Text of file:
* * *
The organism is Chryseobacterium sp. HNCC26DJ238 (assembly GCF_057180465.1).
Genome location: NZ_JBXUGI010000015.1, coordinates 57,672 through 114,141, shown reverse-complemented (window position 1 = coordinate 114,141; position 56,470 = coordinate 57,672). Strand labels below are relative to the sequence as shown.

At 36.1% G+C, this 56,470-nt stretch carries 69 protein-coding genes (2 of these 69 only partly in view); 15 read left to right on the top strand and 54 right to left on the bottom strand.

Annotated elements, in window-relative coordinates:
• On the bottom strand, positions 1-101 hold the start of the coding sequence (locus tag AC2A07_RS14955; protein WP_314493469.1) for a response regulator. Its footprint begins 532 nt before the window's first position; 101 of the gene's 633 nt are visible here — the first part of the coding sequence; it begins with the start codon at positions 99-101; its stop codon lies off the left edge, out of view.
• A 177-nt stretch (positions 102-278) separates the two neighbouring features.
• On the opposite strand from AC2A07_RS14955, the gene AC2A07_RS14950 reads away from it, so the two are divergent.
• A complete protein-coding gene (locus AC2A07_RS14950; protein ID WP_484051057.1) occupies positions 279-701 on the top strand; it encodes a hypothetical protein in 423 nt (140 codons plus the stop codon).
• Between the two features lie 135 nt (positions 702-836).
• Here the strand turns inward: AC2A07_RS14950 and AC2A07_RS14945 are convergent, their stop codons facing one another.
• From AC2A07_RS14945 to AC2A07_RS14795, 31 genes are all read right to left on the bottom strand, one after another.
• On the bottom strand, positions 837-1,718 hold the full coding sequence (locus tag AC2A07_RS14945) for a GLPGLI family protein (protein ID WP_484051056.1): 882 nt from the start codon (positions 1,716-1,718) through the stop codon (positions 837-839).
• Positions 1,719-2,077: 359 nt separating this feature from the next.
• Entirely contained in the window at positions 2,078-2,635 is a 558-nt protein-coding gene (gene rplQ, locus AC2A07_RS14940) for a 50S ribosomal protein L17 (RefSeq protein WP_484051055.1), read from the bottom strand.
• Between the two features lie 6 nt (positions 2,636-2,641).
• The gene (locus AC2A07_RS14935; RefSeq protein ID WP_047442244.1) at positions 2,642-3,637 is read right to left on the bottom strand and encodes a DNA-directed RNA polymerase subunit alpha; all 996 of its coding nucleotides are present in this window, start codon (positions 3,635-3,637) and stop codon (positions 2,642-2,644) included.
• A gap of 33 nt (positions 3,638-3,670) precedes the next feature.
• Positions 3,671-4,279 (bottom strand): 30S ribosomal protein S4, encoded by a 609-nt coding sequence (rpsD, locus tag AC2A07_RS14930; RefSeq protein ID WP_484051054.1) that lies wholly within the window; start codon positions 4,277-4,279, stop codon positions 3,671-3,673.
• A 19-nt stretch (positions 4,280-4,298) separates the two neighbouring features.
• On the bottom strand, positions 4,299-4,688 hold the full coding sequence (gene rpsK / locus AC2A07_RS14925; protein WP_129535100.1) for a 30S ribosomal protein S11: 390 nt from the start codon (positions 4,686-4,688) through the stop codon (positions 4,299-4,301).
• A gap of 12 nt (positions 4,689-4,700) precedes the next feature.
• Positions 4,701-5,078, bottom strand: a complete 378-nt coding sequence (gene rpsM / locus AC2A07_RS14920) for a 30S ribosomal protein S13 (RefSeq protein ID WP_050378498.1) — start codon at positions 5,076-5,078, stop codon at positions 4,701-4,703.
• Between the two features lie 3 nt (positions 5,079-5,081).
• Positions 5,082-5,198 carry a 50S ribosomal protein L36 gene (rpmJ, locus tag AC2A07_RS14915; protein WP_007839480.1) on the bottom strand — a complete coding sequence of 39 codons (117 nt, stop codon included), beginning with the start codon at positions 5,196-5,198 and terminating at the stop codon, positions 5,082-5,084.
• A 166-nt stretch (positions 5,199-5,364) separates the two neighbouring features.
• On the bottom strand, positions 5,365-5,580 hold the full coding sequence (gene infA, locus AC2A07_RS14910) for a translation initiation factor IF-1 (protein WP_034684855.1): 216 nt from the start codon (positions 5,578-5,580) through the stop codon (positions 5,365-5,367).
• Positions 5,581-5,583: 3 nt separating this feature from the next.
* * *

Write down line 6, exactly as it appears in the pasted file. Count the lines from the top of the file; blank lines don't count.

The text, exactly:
• A 177-nt stretch (positions 102-278) separates the two neighbouring features.